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19 April 2012 A Treatise on Economics How “fair” is a market-based economy? A market-based economy is largely self-regulating. This type of economy leverages human behavior. In his book, Naked Economics: Undressing the Dismal Science, Charles Wheelan states that “when the cost of something falls, it becomes more attractive to us” (10)…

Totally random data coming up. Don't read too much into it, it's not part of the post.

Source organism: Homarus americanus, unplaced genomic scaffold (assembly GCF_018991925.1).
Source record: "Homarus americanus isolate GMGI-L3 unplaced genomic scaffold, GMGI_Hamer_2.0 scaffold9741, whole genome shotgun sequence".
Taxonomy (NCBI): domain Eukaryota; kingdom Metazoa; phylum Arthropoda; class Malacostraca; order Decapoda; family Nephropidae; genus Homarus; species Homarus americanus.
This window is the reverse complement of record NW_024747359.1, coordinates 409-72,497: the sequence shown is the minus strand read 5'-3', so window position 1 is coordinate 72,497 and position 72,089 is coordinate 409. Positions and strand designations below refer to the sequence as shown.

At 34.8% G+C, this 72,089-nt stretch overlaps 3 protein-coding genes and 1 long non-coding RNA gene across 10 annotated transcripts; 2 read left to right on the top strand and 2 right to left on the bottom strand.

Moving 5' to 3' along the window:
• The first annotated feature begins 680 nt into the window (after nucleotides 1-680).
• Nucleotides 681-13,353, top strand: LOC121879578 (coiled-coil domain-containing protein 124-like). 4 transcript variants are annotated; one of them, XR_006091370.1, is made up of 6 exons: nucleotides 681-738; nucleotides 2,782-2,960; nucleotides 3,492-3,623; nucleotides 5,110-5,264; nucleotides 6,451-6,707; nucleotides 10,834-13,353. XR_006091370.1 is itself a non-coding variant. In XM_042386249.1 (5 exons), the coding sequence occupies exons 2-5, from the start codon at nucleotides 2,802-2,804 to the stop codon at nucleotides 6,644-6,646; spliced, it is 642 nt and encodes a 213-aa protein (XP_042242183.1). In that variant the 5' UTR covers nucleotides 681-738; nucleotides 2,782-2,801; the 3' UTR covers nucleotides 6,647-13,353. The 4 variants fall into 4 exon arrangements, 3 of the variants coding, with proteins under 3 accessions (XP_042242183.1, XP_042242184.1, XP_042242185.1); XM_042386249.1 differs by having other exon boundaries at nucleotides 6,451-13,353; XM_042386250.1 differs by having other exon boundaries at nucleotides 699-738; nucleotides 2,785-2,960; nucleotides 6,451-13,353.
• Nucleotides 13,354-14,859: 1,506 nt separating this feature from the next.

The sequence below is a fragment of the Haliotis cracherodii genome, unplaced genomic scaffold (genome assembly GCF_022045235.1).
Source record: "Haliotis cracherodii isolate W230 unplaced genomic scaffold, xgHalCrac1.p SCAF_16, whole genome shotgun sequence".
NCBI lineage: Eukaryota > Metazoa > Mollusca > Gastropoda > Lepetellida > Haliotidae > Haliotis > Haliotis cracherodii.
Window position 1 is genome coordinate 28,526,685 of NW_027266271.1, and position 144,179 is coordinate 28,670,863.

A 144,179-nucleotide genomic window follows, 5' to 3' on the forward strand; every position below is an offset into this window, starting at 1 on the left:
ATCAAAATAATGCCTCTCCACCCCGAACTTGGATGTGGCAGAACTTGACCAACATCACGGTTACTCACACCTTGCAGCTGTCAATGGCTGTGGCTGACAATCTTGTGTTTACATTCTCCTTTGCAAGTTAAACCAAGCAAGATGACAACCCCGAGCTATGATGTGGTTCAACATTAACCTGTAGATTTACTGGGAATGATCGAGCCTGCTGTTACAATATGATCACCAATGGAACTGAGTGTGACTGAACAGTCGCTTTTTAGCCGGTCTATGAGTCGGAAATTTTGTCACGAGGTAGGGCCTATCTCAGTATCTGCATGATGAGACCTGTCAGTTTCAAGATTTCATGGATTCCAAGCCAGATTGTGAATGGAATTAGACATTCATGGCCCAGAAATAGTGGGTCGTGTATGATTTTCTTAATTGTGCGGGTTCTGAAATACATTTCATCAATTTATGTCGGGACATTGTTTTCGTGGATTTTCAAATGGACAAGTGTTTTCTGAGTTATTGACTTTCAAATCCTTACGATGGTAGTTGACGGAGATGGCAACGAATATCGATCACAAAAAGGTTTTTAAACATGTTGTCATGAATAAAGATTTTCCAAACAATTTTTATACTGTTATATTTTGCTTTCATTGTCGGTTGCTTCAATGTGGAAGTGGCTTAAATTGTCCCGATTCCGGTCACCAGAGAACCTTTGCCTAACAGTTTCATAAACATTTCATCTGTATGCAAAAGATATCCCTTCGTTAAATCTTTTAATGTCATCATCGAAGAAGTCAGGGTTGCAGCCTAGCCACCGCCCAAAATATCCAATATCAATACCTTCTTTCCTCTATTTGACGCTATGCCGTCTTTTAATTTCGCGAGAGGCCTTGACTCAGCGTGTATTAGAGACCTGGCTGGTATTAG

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Download file to see previous pages While not perfect, a market-based ecomony operates on familiar rules because those rules mimic the choices people are likely to make. In Wheelan’s words, “a market economy is to economics what democracy is to government: a decent, if flawed, choice among many bad alternatives” (21). Do market incentives always lead us in the right direction? Market incentives are subject to interpretation and application by individuals, groups, and other entities. Incentives exist to encourage desired behavior, and can be successful to the extent that incented people embrace the incentives. Wheelen asserts that “when we are paid on commission, we work harder; if the price of gasoline goes up, we drive less” (26). People’s responses to incentives allow the market to adjust. If an economy is not reliant on the market, government does not reward good or poor work practices and behaviors; the result is often inefficiency, poor quality, and high cost (27). Alternatively, incentives can present problems. One of these is the “principal-agent problem” that presents itself when a business, the principal, hires an employee, the agent, who may be incented not to act in the best interest of the company (31). In these cases, the agent may see personal gain as a greater incentive than the incentives provided by the company and steal or take advantage of the work situation in other ways. The success of incentives in a market-based economy is subject to the decisions of the people who respond to them. Incentives may not always lead us in the right direction. Can government help to guide our incentives? Government can help guide our incentives, but too much of this guidance could spell disaster. Wheelan states that “the communist governments of the twentieth century controlled their economies by controlling their citizen’s lives” and “often wrecked both in the process” (21). Other ways the government could guide incentives include taxes and regulations. Incentives tied to taxation add complexity to “public policy” in an effort to transfer wealth to the poor (38). Businesses and individuals respond by “avoiding or reducing the activity that is taxed” (38). The result is often that the economy does not realize the anticipated boost to the expected extent, if at all. Regulations, on the other hand, may be unavoidable. Wheelan suggests that “good government makes a market economy possible” (51). One role the government plays is to “define and protect property rights” so that individuals and businesses can develop and produce unique products without fear of those products being stolen or misused (52-4). The government can also support business and individuals by “providing uniform rules and regulations, such as contract law; by rooting out fraud; by circulating a sound currency” (54-5). While government involvement in economics may not be popular, if present at an acceptable level, the government can provide a framework in which a market economy can thrive. In Wheelan’s words, “government is like a surgeon’s scalpel: It is an intrusive tool that can be used for good or for ill” (80). What is “human capital” and how does it relate to a country’s economic well-being? Wheelan defines “human capital” as “the sum total of skills embodied within an individual: education, intelligence, ...Download file to see next pagesRead More
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